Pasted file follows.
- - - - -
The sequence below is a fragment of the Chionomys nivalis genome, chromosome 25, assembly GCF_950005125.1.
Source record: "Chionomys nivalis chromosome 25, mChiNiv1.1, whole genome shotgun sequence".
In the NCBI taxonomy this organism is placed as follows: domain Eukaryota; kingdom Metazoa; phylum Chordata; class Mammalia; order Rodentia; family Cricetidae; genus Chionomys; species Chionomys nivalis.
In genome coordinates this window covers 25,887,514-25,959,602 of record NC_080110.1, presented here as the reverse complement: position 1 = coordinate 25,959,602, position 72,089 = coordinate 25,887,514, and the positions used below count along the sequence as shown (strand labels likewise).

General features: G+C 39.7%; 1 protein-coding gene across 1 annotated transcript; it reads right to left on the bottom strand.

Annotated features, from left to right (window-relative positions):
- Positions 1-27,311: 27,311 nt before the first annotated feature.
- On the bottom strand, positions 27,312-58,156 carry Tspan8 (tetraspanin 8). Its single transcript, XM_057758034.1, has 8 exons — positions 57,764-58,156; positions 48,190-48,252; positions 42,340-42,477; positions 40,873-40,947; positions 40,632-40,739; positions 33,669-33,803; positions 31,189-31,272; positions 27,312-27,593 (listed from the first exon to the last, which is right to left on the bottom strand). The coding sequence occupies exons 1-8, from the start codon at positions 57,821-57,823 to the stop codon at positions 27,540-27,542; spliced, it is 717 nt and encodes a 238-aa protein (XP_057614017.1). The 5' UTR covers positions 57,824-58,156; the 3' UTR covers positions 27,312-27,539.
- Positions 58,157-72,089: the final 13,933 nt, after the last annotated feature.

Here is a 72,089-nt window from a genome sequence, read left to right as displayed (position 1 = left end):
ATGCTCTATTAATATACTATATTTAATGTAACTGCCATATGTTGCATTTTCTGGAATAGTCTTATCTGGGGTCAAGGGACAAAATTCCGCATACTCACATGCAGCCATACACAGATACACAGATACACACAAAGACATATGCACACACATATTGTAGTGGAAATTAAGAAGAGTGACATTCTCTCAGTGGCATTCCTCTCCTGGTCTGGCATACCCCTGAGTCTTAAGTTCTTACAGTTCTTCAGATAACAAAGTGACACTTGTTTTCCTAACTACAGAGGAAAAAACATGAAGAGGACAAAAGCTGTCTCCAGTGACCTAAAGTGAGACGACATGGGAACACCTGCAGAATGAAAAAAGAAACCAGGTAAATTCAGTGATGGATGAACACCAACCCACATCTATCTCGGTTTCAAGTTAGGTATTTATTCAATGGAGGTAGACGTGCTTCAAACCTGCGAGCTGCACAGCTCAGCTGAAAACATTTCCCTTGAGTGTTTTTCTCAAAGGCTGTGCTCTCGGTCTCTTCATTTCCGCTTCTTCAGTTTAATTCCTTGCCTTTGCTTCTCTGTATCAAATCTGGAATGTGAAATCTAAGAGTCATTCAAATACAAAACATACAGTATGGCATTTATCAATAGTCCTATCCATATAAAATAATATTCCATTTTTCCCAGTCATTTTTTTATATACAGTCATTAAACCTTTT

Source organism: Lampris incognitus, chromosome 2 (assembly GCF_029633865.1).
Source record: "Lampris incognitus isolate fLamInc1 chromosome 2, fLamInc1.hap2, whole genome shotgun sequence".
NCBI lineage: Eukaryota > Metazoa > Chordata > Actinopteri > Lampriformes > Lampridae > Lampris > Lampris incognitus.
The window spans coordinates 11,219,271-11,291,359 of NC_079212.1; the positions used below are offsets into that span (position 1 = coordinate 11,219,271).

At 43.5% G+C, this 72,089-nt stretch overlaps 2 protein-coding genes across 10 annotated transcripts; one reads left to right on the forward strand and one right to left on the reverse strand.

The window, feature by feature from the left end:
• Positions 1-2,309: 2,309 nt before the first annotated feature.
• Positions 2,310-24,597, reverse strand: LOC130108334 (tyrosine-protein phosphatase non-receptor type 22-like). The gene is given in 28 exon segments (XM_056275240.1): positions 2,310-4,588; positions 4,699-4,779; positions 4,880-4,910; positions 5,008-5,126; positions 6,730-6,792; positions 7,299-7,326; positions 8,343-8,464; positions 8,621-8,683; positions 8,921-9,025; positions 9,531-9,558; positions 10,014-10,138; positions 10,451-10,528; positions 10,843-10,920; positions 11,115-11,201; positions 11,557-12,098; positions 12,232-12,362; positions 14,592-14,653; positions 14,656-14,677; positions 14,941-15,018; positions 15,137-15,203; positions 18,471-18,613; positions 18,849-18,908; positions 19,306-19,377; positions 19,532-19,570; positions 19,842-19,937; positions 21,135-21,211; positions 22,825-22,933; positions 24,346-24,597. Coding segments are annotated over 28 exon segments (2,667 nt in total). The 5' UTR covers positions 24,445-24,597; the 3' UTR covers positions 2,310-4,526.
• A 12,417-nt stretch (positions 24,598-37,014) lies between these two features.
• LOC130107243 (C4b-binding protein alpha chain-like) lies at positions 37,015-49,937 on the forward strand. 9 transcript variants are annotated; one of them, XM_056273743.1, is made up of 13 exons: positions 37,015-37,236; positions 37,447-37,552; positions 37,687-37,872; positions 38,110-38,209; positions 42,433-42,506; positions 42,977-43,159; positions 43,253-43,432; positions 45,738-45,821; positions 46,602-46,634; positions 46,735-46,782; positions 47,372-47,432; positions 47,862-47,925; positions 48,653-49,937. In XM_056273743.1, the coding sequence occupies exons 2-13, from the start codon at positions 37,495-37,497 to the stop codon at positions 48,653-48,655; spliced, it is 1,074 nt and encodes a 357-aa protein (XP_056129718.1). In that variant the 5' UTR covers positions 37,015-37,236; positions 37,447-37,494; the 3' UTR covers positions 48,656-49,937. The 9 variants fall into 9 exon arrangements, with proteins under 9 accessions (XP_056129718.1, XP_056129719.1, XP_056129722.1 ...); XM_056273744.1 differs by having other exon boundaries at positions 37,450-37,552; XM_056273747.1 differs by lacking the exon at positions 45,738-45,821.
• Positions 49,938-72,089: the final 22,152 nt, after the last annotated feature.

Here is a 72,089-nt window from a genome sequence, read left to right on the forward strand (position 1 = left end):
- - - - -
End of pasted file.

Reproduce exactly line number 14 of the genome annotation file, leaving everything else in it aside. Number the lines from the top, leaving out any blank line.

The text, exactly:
NCBI lineage: Eukaryota > Metazoa > Chordata > Actinopteri > Lampriformes > Lampridae > Lampris > Lampris incognitus.